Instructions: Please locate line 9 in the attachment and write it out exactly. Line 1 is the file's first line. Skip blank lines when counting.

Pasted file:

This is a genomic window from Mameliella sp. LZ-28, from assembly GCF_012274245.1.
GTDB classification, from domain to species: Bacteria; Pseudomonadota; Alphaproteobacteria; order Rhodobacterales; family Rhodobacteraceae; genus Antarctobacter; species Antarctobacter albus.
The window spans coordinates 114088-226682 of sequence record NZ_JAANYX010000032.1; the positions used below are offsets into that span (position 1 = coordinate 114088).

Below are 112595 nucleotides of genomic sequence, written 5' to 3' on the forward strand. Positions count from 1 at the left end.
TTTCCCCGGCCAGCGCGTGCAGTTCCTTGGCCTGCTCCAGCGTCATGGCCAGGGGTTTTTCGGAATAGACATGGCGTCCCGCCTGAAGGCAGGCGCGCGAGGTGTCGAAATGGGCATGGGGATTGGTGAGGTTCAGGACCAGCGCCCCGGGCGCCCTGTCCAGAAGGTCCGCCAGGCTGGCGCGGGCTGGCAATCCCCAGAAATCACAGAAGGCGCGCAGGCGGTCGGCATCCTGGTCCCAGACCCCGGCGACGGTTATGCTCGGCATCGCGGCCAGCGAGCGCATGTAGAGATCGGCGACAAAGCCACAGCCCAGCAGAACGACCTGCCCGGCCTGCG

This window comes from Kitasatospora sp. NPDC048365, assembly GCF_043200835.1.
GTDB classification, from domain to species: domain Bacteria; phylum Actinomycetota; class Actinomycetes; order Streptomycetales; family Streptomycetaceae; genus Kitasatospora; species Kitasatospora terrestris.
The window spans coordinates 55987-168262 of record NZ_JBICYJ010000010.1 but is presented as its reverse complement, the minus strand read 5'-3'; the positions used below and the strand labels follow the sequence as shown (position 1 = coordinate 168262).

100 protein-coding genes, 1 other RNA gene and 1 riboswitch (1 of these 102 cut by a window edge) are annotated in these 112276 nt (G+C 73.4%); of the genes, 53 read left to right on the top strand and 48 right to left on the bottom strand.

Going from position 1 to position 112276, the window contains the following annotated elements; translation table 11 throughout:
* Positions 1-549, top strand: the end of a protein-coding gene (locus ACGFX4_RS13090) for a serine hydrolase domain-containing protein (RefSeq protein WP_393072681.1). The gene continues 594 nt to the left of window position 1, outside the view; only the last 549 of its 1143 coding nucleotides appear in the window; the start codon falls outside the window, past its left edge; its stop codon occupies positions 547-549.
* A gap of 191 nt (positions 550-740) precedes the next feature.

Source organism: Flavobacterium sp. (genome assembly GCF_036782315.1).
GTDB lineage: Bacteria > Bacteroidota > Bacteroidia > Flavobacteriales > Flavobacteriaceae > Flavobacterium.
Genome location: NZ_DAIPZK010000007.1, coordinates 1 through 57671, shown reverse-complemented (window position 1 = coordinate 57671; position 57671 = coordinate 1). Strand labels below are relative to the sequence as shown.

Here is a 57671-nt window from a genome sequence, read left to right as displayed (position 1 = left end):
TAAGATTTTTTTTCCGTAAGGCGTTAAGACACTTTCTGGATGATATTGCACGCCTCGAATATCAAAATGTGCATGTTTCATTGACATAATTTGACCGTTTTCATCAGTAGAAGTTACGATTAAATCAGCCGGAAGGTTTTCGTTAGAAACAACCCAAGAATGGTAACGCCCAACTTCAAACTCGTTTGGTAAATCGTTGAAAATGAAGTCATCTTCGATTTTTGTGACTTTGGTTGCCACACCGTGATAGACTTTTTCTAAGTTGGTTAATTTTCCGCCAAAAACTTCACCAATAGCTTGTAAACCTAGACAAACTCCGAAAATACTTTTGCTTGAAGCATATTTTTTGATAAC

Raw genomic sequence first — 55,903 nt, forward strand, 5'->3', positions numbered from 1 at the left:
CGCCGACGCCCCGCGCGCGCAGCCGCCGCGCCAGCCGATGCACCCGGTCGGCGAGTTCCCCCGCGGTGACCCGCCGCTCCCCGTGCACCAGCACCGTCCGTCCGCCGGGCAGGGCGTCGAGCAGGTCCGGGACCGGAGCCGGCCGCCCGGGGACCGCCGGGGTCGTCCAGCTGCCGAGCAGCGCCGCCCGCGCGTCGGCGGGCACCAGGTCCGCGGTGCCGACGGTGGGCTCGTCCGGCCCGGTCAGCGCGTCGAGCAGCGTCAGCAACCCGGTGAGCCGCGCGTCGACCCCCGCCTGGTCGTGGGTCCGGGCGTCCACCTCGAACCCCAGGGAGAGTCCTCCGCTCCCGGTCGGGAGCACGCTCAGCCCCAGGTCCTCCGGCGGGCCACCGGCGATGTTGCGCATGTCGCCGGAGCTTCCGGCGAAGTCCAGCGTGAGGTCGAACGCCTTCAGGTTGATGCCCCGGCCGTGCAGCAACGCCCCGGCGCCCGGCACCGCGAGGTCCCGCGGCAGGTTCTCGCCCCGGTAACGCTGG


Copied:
100 protein-coding genes, 1 other RNA gene and 1 riboswitch (1 of these 102 cut by a window edge) are annotated in these 112276 nt (G+C 73.4%); of the genes, 53 read left to right on the top strand and 48 right to left on the bottom strand.